UK independent schools tend to have defined entry points and clear processes from registration to assessment and interview.
The main entry points for independent secondary schools are:
- 11+: Your child will start Year 7 at their new school.
- 13+: Your child will start Year 9 at their new school.
- 16+: Your child will start Year 12 at their new school.
These points all have different entry processes, which tend to start a couple of years (at least) before your child will start at the school. Some schools will also offer 14+ entry, but most independent schools have their largest intake in either Year 7 or Year 9.
What are Occasional Places?
Occasional Places are what many schools refer to as the places that might arise due to students leaving schools, thus creating an available space within a year group. Some schools will hold waiting lists for such places.
Why Might Families Need to Look for Occasional Places?
Whilst the processes for the standard entry points are clearly defined, there are inevitably moments in many families’ lives which lead them to searching for independent school places once standard registration deadlines have already passed.
Some of the most frequent reasons for this are listed below:
- Relocations: Within the UK and from Overseas
- Unforeseen issues: Wide-ranging, but some frequently noted reasons are: problems with bullying; dislike of boarding or single sex/co-ed; health issues requiring specialist support; behavioural concerns; and need for more provision of SEN.
- Absence from School: Reintegration into school after a prolonged absence due to health or behavioural problems.
- School (un)suitability: The realisation that the initial school the child has been signed up for is not appropriate to their needs – this might be academically (too academic/not academic enough), relating to extra-curricular provision or specific requirements in terms of pastoral care.
When Might Occasional Places Typically Arise?
Most schools require a term's notice if a student has decided to leave, thus the period between January and Easter tends to be the prime time. Of course, children may have to leave school for many different reasons and often notice is not given, therefore, it is always worth being in touch with schools so that they can contact you should a vacancy arise.
It is worth noting that finding spaces in Year 11 (halfway through GCSEs) and Year 13 (half way through IB/A levels) is highly unlikely, and in these instances families should also consider colleges that offer 1-year A level/GCSE courses.
How competitive are Occasional Places?
Due to their unpredictable nature, it is impossible to say whether places will or will not be available. Many of the more competitive schools see very little movement in their student body year on year, and therefore are less likely to see spaces. That being said, it is always worth trying as you never know – essentially, looking for places outside of the regular entry processes can be rather a patience game as the closer you get to the academic year starting the more likely the school might end up with an unfilled place.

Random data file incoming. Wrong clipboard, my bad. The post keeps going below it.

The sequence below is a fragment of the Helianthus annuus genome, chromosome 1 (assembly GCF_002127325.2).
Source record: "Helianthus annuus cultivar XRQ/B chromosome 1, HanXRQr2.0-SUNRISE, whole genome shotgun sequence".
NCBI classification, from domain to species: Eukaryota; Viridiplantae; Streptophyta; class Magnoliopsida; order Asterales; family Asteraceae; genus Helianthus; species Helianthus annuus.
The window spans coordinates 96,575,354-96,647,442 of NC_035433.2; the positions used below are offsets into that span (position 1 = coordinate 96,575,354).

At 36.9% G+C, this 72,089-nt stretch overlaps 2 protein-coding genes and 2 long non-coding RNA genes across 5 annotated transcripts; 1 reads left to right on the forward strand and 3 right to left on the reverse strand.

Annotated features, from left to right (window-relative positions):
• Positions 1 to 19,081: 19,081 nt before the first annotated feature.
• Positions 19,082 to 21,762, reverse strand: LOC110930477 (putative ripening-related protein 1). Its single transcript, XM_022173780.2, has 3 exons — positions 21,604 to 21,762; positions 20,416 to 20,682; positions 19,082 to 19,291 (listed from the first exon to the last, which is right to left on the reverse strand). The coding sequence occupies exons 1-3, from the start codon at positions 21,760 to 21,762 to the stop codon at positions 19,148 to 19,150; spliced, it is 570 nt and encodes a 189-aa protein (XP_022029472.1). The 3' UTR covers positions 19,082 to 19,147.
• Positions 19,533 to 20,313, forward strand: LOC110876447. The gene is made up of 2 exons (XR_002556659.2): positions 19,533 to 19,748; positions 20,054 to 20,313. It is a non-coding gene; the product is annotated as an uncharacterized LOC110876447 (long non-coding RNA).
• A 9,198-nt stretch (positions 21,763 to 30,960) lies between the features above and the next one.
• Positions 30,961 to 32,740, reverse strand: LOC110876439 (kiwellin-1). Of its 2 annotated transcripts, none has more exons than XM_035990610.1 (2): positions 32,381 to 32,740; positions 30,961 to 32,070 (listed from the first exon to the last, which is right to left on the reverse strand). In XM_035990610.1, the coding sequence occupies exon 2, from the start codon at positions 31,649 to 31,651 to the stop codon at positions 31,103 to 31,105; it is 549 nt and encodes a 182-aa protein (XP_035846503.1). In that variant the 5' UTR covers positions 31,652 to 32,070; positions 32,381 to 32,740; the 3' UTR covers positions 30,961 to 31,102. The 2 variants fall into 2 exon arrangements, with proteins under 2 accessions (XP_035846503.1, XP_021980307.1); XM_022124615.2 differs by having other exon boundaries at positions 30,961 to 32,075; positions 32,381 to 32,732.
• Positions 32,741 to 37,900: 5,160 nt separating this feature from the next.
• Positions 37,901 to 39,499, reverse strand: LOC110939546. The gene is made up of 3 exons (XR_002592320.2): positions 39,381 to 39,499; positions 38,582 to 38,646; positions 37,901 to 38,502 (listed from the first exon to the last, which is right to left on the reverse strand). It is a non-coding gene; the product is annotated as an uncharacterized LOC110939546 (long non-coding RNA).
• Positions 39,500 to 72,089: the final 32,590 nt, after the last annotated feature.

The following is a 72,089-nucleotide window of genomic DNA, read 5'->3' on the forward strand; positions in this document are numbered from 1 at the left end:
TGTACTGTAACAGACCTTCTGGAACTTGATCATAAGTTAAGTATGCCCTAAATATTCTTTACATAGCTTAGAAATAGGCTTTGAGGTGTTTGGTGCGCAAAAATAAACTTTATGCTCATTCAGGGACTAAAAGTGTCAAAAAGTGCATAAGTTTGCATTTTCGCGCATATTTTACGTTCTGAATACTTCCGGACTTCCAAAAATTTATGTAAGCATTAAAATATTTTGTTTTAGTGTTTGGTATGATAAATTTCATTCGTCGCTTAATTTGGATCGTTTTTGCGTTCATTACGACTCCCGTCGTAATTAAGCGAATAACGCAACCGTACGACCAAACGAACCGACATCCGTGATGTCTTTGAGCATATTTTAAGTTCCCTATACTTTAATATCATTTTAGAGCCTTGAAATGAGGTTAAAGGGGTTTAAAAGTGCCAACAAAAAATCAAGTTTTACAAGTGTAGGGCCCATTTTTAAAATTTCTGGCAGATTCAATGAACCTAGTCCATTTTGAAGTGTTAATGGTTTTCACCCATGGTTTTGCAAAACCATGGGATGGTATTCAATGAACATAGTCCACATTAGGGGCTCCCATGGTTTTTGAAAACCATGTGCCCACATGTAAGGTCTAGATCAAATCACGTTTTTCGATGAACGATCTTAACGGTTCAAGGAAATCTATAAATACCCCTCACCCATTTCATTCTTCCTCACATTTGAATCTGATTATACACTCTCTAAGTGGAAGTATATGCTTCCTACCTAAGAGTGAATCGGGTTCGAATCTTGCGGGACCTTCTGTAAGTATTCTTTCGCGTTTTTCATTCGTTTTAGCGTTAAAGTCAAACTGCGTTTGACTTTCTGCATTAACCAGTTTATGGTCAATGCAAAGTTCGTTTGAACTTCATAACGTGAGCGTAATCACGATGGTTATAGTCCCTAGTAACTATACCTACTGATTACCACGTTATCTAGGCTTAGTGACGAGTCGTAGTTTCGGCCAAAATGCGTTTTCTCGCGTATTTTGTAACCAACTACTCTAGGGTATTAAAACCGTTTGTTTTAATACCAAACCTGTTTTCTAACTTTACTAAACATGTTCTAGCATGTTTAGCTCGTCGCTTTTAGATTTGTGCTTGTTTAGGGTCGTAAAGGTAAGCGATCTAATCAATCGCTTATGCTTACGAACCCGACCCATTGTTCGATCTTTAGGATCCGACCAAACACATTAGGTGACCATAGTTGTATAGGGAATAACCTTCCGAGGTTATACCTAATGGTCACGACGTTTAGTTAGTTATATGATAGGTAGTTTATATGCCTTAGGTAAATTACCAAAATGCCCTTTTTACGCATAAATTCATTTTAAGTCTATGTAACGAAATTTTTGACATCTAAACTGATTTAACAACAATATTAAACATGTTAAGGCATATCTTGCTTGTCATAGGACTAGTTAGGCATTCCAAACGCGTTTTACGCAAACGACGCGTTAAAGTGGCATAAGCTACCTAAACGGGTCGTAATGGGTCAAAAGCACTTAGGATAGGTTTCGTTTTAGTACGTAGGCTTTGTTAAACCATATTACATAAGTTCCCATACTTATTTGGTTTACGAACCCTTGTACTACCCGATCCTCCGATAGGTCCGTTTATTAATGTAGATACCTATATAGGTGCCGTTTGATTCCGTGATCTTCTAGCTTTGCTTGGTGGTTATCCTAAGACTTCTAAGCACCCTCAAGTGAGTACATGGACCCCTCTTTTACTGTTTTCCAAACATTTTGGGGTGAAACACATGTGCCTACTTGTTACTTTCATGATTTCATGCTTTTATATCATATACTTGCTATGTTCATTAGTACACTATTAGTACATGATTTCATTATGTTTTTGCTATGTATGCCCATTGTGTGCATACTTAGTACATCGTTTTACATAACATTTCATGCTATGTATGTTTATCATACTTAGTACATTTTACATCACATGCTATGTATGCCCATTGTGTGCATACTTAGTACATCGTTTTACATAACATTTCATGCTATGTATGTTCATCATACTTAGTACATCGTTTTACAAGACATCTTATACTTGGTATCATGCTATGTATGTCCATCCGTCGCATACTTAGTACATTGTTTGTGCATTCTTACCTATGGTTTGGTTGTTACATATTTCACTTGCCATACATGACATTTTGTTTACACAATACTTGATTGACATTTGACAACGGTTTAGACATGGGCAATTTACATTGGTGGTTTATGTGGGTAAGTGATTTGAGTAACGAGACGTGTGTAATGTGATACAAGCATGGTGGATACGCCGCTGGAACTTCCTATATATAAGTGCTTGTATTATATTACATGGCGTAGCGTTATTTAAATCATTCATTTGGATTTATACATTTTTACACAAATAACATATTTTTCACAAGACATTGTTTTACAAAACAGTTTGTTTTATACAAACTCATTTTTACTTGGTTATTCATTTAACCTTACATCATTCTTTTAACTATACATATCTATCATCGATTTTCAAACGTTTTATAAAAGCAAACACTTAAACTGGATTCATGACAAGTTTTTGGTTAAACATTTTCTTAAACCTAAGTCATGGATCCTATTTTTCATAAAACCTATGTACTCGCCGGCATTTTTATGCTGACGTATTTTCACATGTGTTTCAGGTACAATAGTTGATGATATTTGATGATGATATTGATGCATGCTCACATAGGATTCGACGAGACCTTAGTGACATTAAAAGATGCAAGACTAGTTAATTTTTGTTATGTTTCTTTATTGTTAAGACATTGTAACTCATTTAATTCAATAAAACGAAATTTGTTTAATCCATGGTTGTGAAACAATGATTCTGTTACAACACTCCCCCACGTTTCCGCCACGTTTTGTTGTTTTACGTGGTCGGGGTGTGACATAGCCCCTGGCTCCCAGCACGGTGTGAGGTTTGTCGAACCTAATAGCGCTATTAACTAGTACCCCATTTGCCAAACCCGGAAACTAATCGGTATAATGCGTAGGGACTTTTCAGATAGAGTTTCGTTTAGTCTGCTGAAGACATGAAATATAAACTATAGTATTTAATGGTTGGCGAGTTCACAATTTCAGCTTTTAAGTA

Key points when looking for Occasional Places:
- Communication: Contact school Admissions departments to see whether there are any spaces available and to get a sense of whether they might be able to consider your son or daughter (they might want to see school reports; Ukiset tests; references etc.)
- Preparation: When you are applying for an occasional place schools will usually set a bespoke exam. Having a good sense of what these exams will entail is going to be crucial to ensure that your son or daughter can complete any assessments confidently and to the best of their ability.
- Registration: Some schools offer Occasional Place waiting list forms on their websites, in these instances completing the forms and providing any additional information is key. For other schools, establishing a dialogue and keeping an email trail is going to be fundamental.
- Resilience: Regardless of your child’s academic prowess, there is no guarantee that Occasional Places will come available. To search for spaces families will need to be consistently contacting schools for updates – as such, resilience is key.
How Keystone can help
Keystone’s advisory team are experienced in providing school-specific support in preparation for school selection and entry. If you are looking for an Occasional Place, or simply want to find out whether it’s an appropriate option, our advisors are always happy to set up a call to discuss how we might be able to help.
- Schools Selection Advice: We can guide families on which schools they should consider for Occasional Places, and have experience in knowing which schools are likely to be more flexible when it comes to taking students on later in their standard processes, or at irregular entry points.
- Tutoring: Our tutors are experienced in preparing children for school assessments and will be able to prepare students for school specific examinations.
- Interview Preparation: If a student is being assessed for a place this is likely to be followed by an interview. Keystone can provide targeted mock interviews to ensure that the child is fully prepared for meeting their prospective school.